2020-02-01_strategy+business

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Peter Englisch
peter.englisch@pwc.com
is the global family business
and EMEA entrepreneurial and
private business leader at PwC.
Based in Essen, he is a partner
with PwC Germany.

Many members of the rising generation of leaders in family businesses
are trying to figure out their career paths. These “NextGen” leaders are
committed to their family firm and want to contribute, but are not always
sure how. Christina chose to prove that she had what it took not only to take
over a successful concern but to build one herself. It required a strong will and
persistence on her part to convince her family of this; it was four years before
they invested in Travelio.
“The first time I went fundraising, my father didn’t help me at all. I got
rejected by 23 [venture capital firms], and he just let me get rejected. So, he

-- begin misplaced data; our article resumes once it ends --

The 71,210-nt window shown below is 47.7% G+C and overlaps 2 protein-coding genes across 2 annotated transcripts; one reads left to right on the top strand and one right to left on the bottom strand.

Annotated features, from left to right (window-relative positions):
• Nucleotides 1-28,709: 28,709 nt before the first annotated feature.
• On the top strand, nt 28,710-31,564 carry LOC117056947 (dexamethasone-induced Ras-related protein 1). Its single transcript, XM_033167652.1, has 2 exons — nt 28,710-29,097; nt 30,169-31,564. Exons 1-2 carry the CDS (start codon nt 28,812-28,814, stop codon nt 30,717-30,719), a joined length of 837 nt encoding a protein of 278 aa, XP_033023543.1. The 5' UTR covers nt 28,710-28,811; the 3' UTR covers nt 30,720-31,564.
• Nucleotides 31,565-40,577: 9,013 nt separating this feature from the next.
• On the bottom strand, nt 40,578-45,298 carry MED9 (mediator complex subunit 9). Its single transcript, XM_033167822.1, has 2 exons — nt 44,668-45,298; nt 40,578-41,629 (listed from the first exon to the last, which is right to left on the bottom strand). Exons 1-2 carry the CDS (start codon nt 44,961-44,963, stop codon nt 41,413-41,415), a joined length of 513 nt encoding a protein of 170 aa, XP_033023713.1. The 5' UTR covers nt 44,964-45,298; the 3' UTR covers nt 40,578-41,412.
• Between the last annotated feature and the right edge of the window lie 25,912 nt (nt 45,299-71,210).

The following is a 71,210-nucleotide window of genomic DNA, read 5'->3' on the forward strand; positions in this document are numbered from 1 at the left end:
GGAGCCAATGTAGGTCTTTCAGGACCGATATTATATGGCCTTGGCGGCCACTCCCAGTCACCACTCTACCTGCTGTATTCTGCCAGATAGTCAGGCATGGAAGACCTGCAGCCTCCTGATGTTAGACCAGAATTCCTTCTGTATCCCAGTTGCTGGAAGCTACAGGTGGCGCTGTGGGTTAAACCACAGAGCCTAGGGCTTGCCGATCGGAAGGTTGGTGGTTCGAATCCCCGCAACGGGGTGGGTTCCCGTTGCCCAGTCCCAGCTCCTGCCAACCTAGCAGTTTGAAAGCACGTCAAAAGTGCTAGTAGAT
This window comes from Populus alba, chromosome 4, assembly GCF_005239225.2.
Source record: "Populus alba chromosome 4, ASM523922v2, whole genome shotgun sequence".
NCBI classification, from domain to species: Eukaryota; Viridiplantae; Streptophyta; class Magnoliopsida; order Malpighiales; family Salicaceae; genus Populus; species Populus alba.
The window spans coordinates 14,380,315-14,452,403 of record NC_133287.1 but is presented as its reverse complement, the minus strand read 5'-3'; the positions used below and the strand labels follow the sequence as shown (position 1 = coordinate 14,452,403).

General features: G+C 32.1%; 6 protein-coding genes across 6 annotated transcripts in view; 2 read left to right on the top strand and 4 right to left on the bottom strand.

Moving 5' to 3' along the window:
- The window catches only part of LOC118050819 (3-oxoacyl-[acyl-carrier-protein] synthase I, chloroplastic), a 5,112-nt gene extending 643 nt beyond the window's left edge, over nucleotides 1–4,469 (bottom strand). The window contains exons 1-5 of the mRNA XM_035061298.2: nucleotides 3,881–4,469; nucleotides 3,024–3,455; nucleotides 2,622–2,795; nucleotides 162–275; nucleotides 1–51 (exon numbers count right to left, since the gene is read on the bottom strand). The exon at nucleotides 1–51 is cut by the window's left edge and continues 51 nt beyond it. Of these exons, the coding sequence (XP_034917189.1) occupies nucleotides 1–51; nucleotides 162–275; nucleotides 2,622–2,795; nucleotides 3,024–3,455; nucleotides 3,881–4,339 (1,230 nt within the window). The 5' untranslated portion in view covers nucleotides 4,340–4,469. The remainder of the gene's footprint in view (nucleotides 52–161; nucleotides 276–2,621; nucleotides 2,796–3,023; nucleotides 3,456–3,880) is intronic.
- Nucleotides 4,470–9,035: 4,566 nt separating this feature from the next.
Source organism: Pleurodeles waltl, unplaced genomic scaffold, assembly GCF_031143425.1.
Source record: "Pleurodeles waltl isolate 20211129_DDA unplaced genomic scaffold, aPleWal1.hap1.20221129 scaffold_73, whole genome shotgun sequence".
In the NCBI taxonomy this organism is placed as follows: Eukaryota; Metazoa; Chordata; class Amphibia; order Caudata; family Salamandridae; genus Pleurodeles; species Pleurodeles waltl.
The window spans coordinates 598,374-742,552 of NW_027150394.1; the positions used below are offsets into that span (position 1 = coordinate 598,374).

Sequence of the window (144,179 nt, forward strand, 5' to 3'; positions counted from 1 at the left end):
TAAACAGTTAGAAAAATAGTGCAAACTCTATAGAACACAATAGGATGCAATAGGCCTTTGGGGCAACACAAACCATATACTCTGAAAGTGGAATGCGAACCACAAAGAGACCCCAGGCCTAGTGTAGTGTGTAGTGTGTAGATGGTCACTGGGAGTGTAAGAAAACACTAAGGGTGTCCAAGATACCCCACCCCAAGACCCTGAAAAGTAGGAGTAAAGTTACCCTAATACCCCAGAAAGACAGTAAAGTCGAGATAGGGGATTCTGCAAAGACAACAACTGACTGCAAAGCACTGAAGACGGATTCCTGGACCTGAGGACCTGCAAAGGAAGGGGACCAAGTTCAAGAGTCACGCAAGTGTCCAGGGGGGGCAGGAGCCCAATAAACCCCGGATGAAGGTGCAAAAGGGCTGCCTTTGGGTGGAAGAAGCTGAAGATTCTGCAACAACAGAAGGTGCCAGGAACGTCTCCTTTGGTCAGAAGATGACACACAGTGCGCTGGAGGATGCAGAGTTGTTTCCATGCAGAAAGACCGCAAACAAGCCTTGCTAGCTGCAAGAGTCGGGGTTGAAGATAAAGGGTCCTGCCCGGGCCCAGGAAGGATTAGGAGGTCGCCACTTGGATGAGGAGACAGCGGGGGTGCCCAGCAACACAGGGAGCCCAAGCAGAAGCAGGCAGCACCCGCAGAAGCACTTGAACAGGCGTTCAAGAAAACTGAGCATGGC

threw me under the bus, but it was the best lesson that I’ve learned, and we’ve
raised three rounds of capital since then,” says Christina. Because of the record
of success and business credibility Christina has built, her father recently invited
her to become the CEO of the hospitality division of the family business — an
offer she turned down. In November 2019, Travelio announced that it had raised
an additional $18 million in Series B financing.
The future of family businesses is contingent on the quality and capabilities
of tomorrow’s leaders. And that leadership bench is a critical issue indeed, because
family businesses, both privately held and public, are a major component of the
global economy. In 2019, the world’s 750 largest family businesses, as compiled
by Family Capital with the support of PwC, had combined revenues of more
than $9 trillion and directly employed around 30 million people.
Like Christina Suriadjaja, the rising generation of leaders in these businesses
are committed and ambitious, and they are uniquely qualified to be agents of

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